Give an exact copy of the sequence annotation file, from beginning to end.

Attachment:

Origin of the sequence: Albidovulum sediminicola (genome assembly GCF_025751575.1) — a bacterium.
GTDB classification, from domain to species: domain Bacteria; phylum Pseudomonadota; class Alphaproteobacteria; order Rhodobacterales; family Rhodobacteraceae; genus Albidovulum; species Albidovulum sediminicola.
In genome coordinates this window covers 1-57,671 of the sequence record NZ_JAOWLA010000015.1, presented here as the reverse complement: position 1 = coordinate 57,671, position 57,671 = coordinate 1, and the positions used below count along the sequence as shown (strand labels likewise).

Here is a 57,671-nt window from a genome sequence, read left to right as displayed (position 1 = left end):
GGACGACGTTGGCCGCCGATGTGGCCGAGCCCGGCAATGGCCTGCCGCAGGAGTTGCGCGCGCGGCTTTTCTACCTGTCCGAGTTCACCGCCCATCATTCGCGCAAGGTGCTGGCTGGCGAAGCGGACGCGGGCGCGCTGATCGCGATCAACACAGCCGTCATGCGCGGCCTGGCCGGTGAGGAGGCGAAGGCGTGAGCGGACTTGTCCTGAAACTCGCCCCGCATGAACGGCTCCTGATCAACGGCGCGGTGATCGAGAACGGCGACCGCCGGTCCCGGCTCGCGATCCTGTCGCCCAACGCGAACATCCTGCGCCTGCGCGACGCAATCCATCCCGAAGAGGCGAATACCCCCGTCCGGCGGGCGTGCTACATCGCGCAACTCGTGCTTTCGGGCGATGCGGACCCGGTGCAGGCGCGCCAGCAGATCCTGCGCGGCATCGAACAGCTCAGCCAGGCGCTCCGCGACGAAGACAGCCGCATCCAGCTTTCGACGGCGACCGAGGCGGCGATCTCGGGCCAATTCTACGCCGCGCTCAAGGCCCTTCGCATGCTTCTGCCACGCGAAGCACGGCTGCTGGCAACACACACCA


Origin of the sequence: Albidovulum sediminicola (genome assembly GCF_025751575.1) — a bacterium.
GTDB classification, from domain to species: domain Bacteria; phylum Pseudomonadota; class Alphaproteobacteria; order Rhodobacterales; family Rhodobacteraceae; genus Albidovulum; species Albidovulum sediminicola.
In genome coordinates this window covers 1-57,671 of the sequence record NZ_JAOWLA010000015.1, presented here as the reverse complement: position 1 = coordinate 57,671, position 57,671 = coordinate 1, and the positions used below count along the sequence as shown (strand labels likewise).

Here is a 57,671-nt window from a genome sequence, read left to right as displayed (position 1 = left end):
GGACGACGTTGGCCGCCGATGTGGCCGAGCCCGGCAATGGCCTGCCGCAGGAGTTGCGCGCGCGGCTTTTCTACCTGTCCGAGTTCACCGCCCATCATTCGCGCAAGGTGCTGGCTGGCGAAGCGGACGCGGGCGCGCTGATCGCGATCAACACAGCCGTCATGCGCGGCCTGGCCGGTGAGGAGGCGAAGGCGTGAGCGGACTTGTCCTGAAACTCGCCCCGCATGAACGGCTCCTGATCAACGGCGCGGTGATCGAGAACGGCGACCGCCGGTCCCGGCTCGCGATCCTGTCGCCCAACGCGAACATCCTGCGCCTGCGCGACGCAATCCATCCCGAAGAGGCGAATACCCCCGTCCGGCGGGCGTGCTACATCGCGCAACTCGTGCTTTCGGGCGATGCGGACCCGGTGCAGGCGCGCCAGCAGATCCTGCGCGGCATCGAACAGCTCAGCCAGGCGCTCCGCGACGAAGACAGCCGCATCCAGCTTTCGACGGCGACCGAGGCGGCGATCTCGGGCCAATTCTACGCCGCGCTCAAGGCCCTTCGCATGCTTCTGCCACGCGAAGCACGGCTGCTGGCAACACACACCA